Trolleys fill the void | AspenTimes.com

Trolleys fill the void

Aspen has had a policy of “disincentive” to the automobile. Thus, parking has become increasingly scarce and is continually squeezed out, parking is expensive, and parking tickets are “through the ceiling.”

This is not a “people or tourist friendly” policy and adds to the anger load against Aspen. (There is an “anger load” out there).

To fill in the void of an auto “disincentive” policy, huge, belching buses, out of scale with a small, exquisitely beautiful town, are provided along with a Galena Street “truck” to move people about the town.

Most very busy people “make do” with their cars, moving them from place to place. Fact: Each car statistically throws out 200 pounds of particulate a year; we breathe this into our lungs. Each car also stirs up dust and dirt. Imagine what a bus throws out yearly?

The disincentive policy is good. The actual “void” in transportation that easily attracts users is bad and produces very negative results in that we continue to use our cars and will not be forced out of them in spite of truck and bus alternatives.

A trolley, just serving Galena Street from the Clark’s Market/post office area up Galena accessing major busy corners in the center of town would access a major sweep of people that are now moving their cars from point to point all over town.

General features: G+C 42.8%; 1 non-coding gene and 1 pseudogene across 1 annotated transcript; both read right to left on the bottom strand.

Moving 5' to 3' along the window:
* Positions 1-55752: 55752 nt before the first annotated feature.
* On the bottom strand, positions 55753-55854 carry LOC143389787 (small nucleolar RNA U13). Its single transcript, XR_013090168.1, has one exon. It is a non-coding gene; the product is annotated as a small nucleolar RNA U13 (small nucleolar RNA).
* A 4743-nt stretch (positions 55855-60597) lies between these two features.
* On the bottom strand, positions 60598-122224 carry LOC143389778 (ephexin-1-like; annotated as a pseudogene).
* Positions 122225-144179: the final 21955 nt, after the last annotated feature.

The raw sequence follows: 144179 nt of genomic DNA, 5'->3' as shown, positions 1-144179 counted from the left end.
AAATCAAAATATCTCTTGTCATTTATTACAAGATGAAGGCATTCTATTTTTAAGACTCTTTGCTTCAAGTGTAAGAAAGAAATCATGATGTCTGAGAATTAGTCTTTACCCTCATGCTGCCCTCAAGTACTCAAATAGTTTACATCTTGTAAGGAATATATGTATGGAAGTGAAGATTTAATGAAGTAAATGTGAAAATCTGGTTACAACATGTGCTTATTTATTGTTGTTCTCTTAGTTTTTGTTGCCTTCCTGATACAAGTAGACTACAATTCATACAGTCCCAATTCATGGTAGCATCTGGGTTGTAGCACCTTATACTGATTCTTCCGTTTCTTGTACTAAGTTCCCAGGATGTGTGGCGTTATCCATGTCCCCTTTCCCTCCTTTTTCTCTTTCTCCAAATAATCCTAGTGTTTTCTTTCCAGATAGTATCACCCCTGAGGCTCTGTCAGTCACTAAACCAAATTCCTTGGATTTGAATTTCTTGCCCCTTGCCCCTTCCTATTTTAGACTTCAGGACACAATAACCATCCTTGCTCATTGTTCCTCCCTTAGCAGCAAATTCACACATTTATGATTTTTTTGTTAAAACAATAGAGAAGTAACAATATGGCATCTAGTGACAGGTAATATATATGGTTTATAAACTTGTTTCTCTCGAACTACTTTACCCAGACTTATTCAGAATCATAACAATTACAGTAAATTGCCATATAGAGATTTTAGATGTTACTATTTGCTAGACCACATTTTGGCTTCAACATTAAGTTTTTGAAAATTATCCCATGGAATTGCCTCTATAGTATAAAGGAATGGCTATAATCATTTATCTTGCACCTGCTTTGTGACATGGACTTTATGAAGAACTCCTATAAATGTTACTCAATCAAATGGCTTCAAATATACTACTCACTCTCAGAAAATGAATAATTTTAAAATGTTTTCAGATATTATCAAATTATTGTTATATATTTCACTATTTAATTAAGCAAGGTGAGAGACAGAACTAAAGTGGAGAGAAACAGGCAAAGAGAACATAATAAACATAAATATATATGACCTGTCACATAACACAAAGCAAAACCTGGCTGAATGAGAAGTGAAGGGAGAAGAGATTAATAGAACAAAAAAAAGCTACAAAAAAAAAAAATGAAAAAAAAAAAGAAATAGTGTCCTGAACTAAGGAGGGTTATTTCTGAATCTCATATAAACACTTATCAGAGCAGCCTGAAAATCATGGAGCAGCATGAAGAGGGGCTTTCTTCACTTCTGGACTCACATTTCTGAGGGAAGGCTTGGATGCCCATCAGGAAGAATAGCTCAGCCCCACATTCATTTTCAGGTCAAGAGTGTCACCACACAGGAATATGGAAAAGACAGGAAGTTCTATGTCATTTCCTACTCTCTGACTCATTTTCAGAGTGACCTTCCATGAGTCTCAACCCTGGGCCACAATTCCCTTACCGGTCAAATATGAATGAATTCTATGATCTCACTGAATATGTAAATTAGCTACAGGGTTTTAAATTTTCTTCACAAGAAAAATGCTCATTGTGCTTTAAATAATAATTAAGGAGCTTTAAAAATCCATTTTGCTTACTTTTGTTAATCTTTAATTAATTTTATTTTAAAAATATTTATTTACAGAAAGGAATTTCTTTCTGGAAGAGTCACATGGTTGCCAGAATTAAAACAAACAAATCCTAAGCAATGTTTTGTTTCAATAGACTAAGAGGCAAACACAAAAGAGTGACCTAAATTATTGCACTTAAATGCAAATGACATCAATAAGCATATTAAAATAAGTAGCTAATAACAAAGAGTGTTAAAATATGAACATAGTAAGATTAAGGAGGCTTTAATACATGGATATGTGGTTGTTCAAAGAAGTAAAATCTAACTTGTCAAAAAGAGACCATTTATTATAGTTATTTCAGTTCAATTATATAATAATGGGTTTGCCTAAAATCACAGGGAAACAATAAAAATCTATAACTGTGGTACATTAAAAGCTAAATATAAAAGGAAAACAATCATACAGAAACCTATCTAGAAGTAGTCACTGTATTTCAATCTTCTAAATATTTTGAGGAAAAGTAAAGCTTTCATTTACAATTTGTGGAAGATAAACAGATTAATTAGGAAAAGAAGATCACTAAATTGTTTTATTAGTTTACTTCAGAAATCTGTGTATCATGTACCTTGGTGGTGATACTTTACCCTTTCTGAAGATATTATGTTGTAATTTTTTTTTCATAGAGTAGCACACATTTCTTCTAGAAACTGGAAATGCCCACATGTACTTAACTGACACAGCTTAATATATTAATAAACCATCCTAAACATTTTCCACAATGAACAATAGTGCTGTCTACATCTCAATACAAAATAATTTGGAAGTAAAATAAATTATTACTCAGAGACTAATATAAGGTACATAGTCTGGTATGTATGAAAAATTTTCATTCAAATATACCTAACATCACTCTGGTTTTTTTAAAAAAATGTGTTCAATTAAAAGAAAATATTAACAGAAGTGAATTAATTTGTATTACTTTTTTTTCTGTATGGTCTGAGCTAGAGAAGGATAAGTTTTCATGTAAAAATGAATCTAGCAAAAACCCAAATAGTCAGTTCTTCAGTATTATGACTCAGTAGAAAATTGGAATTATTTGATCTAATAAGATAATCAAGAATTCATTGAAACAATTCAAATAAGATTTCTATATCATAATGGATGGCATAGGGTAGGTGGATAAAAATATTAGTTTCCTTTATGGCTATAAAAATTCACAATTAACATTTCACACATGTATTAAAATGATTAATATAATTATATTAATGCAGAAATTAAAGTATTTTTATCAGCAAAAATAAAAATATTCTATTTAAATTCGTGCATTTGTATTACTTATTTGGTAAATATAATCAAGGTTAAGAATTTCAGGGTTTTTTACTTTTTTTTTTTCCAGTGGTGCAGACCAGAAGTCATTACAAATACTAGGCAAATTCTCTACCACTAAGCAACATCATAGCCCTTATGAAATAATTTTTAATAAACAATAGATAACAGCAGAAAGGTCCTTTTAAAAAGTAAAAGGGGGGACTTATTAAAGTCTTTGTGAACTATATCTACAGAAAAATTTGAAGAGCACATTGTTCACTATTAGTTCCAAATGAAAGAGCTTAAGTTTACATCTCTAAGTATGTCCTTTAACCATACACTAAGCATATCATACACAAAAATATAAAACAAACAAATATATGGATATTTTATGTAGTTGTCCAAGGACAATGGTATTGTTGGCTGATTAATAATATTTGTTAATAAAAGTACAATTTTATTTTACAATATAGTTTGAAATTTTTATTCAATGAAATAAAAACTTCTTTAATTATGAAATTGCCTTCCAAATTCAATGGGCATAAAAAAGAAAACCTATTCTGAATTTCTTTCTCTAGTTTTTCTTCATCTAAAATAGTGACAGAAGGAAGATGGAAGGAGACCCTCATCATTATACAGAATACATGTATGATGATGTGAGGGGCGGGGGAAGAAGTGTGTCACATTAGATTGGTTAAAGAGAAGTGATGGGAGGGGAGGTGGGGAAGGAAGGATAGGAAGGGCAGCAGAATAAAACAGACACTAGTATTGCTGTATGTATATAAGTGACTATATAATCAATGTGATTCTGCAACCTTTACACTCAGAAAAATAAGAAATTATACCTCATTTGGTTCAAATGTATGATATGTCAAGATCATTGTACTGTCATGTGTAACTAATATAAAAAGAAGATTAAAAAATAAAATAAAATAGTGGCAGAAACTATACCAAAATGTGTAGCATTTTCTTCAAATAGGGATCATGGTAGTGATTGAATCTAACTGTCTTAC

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A trolley passing every 5 to 8 minutes would allow people to use the parking garage and do their errands, or access the Aspen Mountain with their skis. Trolleys are socially “friendly,” fun, creating conviviality. That is my experience all over the world. I have never seen much conviviality on a bus or truck.

Trolleys, in keeping with the character of the town, are charming, actually draw people, as opposed to what we presently have that will NEVER DRAW people. Viable transportation must draw people out of their cars.

Trolleys add character to a town, which is why so many places want our trolleys, like White Horse, in the Yukon. White Horse is the same size and population as Aspen; it has an identical working trolley system and they want OUR trolleys.

Memphis, Tenn., accords the trolley with the revitalization of their downtown. San Francisco’s citizens “went ape” when the city fathers wanted to get rid of their cable cars – functional, a tourist attraction, a city symbol, and a built-in advertisement.

What do these and dozens of other towns and cities know that we do not in Aspen? Does this make any sense to you?

Connie Farrell

Aspen

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